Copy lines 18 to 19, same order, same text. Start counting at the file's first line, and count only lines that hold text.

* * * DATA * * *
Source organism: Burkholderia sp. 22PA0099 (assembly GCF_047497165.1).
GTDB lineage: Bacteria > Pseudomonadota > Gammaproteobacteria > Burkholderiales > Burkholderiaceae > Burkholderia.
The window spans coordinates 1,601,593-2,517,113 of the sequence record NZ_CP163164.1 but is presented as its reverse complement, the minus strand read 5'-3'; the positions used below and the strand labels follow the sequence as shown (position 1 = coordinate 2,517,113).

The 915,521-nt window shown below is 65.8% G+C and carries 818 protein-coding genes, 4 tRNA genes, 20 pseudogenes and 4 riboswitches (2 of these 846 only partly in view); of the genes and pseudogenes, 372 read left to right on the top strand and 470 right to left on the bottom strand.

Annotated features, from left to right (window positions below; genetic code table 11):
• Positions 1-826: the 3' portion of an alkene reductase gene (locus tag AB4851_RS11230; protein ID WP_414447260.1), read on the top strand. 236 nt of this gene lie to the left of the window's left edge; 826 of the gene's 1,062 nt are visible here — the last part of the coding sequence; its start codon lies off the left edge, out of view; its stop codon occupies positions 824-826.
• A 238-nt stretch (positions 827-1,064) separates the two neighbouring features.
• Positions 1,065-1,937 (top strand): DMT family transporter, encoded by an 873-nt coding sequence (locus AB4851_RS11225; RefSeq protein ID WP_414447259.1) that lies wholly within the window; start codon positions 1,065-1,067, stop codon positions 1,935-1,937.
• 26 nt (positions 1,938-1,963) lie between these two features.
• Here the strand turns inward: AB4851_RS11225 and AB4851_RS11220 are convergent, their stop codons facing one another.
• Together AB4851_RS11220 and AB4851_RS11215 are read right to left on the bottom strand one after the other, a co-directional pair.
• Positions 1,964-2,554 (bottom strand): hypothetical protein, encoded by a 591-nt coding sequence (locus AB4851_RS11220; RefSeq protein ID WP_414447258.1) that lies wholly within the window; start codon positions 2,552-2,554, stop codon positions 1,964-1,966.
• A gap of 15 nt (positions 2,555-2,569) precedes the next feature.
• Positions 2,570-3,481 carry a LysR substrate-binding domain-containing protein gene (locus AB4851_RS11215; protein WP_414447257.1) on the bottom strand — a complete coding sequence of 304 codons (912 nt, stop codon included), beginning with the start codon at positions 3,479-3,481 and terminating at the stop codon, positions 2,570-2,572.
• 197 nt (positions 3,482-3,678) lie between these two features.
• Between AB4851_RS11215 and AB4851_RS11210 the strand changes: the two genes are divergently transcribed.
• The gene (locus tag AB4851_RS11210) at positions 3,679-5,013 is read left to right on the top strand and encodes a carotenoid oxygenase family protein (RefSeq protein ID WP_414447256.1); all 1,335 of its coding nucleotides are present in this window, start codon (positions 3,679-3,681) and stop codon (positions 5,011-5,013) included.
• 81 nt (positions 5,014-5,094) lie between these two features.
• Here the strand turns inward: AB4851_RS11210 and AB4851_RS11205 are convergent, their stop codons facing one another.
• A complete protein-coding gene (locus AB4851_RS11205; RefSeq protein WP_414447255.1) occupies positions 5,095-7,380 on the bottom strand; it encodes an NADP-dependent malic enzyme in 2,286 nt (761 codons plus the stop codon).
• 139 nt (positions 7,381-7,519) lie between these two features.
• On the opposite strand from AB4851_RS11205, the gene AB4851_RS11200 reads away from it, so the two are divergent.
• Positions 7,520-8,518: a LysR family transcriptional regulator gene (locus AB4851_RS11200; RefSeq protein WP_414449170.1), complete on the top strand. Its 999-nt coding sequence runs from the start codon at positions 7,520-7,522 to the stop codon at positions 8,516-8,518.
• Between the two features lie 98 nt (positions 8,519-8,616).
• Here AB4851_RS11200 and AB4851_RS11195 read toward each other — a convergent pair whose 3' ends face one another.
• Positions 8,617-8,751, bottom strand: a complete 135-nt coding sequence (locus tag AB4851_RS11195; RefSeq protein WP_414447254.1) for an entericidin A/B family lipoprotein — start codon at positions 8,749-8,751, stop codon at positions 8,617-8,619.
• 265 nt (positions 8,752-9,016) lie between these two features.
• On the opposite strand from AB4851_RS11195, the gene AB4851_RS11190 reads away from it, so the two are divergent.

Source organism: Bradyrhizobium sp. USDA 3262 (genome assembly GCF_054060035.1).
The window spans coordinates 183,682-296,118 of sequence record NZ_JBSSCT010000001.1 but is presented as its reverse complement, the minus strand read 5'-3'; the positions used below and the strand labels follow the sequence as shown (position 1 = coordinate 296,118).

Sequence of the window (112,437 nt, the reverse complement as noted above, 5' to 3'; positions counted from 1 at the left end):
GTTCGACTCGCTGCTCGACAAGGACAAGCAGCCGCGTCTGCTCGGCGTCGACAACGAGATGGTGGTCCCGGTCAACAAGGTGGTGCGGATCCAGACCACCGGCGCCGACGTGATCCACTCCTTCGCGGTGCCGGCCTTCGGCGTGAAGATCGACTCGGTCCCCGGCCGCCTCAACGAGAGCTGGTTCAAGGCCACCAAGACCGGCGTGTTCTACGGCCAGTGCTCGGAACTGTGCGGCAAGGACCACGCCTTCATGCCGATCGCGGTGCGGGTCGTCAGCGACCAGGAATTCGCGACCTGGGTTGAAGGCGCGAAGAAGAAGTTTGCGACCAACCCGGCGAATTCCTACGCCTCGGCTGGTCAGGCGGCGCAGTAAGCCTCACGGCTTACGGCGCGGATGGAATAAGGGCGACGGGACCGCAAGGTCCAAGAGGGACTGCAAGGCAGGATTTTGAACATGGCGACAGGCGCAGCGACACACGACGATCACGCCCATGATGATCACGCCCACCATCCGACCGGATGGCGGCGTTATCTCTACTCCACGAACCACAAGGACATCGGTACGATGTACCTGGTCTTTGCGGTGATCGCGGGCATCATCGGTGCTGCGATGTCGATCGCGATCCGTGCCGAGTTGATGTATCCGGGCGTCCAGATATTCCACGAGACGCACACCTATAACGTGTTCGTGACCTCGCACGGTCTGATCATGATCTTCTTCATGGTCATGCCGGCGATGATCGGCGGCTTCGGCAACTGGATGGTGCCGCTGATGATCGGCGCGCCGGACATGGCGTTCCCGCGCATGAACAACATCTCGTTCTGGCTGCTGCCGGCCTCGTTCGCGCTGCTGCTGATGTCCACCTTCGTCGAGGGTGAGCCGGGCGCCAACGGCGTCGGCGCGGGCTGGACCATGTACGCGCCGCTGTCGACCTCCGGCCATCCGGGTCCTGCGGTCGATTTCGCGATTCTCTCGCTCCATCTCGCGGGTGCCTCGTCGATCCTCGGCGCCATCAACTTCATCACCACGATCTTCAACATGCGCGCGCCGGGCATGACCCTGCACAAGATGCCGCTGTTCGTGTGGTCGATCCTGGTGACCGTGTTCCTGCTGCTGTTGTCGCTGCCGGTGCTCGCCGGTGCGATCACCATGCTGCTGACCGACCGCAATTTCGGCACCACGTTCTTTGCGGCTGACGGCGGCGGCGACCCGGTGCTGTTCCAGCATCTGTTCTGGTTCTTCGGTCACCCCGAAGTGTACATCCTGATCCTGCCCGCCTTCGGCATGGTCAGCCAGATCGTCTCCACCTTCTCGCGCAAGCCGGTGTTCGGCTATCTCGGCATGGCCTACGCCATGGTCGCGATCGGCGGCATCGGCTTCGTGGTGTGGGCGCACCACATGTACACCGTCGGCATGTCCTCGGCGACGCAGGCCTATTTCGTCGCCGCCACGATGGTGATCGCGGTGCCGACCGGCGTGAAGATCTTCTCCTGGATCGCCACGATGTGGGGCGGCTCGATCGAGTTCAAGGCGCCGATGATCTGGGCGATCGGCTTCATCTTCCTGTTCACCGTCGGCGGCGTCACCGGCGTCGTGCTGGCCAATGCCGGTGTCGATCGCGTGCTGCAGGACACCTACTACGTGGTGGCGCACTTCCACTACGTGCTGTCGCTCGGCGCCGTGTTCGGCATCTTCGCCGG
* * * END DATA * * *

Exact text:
• 81 nt (positions 5,014-5,094) lie between these two features.
• Here the strand turns inward: AB4851_RS11210 and AB4851_RS11205 are convergent, their stop codons facing one another.